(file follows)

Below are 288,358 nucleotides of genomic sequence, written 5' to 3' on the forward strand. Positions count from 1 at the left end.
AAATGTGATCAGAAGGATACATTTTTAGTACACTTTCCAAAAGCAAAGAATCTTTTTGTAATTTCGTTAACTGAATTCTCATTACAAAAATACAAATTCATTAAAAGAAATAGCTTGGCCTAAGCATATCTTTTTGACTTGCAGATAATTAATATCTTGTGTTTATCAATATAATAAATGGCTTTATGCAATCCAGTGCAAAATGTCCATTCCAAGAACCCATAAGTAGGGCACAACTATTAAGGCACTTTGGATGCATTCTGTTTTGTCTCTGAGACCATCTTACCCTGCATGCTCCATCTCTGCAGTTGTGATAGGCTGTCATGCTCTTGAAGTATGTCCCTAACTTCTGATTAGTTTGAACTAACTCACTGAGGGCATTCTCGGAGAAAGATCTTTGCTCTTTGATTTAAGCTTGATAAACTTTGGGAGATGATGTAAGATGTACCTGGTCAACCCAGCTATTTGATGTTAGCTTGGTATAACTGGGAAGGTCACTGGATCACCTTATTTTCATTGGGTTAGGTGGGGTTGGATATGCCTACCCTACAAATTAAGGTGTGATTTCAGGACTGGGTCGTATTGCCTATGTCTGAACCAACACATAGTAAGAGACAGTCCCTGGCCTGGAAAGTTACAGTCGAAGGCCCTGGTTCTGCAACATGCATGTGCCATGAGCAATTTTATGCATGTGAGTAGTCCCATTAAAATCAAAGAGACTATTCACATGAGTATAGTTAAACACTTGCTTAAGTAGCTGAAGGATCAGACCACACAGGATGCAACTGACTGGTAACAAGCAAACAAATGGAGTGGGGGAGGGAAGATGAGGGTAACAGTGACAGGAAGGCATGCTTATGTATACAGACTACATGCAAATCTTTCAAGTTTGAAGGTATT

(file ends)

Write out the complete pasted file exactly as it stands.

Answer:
Below are 288,358 nucleotides of genomic sequence, written 5' to 3' on the forward strand. Positions count from 1 at the left end.
AAATGTGATCAGAAGGATACATTTTTAGTACACTTTCCAAAAGCAAAGAATCTTTTTGTAATTTCGTTAACTGAATTCTCATTACAAAAATACAAATTCATTAAAAGAAATAGCTTGGCCTAAGCATATCTTTTTGACTTGCAGATAATTAATATCTTGTGTTTATCAATATAATAAATGGCTTTATGCAATCCAGTGCAAAATGTCCATTCCAAGAACCCATAAGTAGGGCACAACTATTAAGGCACTTTGGATGCATTCTGTTTTGTCTCTGAGACCATCTTACCCTGCATGCTCCATCTCTGCAGTTGTGATAGGCTGTCATGCTCTTGAAGTATGTCCCTAACTTCTGATTAGTTTGAACTAACTCACTGAGGGCATTCTCGGAGAAAGATCTTTGCTCTTTGATTTAAGCTTGATAAACTTTGGGAGATGATGTAAGATGTACCTGGTCAACCCAGCTATTTGATGTTAGCTTGGTATAACTGGGAAGGTCACTGGATCACCTTATTTTCATTGGGTTAGGTGGGGTTGGATATGCCTACCCTACAAATTAAGGTGTGATTTCAGGACTGGGTCGTATTGCCTATGTCTGAACCAACACATAGTAAGAGACAGTCCCTGGCCTGGAAAGTTACAGTCGAAGGCCCTGGTTCTGCAACATGCATGTGCCATGAGCAATTTTATGCATGTGAGTAGTCCCATTAAAATCAAAGAGACTATTCACATGAGTATAGTTAAACACTTGCTTAAGTAGCTGAAGGATCAGACCACACAGGATGCAACTGACTGGTAACAAGCAAACAAATGGAGTGGGGGAGGGAAGATGAGGGTAACAGTGACAGGAAGGCATGCTTATGTATACAGACTACATGCAAATCTTTCAAGTTTGAAGGTATT